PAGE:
The Rhizome State

Democratizing Indonesia's Off-Budget Economy

Author: Jacqui Baker


What kinds of states are financed by illicit monies? Does the source of state revenue matter for state formation? This article examines these questions in the context of democratizing Indonesia by analyzing licit and illicit sources of Indonesian police financing and the ways in which illicit practices of extraction and accumulation reshape the structure of the state. Budgetary revenues are both deficient and poorly organized by the Indonesian police (POLRI), continuing practices of fiscal maladministration and rent seeking that defined Suharto's New Order. This article demonstrates how this legacy continues within today's police by illustrating how on- and off-budget financing both resources police work and feeds centralized patron-clientalism through an ethics of "dirty-money" that ultimately sees rents flow upwards to police leadership. However, as Indonesia's neoliberal style democratization fragments centralized patronage into a shifting and unstable patronclientalism, established patterns of rent accumulation and circulation and the moral-legal regimes that support them break down. In an uncertain environment, officers of all ranks canvass the political system, forming increasingly diverse networks that they hope will secure rents and their political future. Reworking Jean François Bayart's original use of the term, this, the author argues, is "the rhizome state."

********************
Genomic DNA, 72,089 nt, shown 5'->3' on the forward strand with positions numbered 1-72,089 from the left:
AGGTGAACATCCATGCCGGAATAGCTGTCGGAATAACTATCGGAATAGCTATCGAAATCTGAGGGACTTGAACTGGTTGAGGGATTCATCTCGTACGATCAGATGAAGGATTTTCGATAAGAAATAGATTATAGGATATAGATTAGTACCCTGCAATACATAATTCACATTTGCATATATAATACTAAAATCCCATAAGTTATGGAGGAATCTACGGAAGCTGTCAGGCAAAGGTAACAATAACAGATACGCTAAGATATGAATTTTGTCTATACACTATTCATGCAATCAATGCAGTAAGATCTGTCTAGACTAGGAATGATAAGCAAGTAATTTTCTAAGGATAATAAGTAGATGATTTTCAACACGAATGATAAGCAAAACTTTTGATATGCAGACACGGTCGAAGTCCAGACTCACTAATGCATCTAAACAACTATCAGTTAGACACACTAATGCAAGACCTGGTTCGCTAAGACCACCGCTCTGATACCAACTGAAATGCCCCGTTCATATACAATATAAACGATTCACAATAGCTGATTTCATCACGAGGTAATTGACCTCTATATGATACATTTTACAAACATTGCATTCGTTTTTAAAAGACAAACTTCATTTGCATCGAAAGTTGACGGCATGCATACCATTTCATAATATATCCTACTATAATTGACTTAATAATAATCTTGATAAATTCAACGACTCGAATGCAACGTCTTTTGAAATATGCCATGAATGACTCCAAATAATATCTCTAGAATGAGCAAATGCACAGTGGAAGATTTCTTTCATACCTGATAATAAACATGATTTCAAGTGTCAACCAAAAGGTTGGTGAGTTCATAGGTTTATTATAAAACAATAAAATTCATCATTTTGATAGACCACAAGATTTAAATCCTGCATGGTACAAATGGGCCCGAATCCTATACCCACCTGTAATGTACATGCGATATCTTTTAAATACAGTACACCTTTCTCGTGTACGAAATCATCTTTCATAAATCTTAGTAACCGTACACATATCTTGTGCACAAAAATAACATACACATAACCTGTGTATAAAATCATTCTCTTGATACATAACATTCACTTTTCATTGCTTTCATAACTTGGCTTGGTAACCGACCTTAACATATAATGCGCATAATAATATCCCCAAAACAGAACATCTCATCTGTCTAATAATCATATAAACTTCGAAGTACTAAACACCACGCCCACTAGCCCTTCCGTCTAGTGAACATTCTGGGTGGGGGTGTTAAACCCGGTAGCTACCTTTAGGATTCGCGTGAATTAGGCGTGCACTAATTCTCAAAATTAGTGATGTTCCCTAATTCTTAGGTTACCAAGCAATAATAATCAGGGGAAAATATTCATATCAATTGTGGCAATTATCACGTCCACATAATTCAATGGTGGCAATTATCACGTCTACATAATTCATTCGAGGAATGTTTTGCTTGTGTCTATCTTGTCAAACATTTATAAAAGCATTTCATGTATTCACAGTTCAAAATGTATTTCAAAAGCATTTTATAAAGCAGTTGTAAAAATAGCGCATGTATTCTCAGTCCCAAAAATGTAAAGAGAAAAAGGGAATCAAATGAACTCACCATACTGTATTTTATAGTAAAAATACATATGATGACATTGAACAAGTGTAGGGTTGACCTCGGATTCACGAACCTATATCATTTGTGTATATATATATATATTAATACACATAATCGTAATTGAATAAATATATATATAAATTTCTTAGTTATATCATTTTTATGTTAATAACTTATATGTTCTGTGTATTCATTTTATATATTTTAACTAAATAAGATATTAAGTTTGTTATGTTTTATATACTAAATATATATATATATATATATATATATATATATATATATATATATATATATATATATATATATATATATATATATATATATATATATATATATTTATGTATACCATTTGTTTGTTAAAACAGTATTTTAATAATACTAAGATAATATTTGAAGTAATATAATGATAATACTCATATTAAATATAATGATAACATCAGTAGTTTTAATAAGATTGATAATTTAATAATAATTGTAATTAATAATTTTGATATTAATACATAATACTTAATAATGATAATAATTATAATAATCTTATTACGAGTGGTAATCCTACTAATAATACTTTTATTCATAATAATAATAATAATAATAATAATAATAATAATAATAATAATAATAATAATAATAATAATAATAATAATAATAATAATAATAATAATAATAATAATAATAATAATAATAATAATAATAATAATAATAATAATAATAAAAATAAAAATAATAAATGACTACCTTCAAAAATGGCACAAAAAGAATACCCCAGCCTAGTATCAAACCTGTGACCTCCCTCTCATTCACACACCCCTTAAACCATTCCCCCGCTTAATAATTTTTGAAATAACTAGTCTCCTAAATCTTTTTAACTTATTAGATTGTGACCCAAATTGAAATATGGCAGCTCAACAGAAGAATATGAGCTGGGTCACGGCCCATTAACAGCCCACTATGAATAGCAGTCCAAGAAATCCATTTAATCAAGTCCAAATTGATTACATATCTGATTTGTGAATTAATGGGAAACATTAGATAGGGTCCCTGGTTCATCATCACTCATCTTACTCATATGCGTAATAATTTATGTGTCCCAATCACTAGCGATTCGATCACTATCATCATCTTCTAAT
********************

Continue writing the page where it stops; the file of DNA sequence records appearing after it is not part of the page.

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Countries: Indonesia

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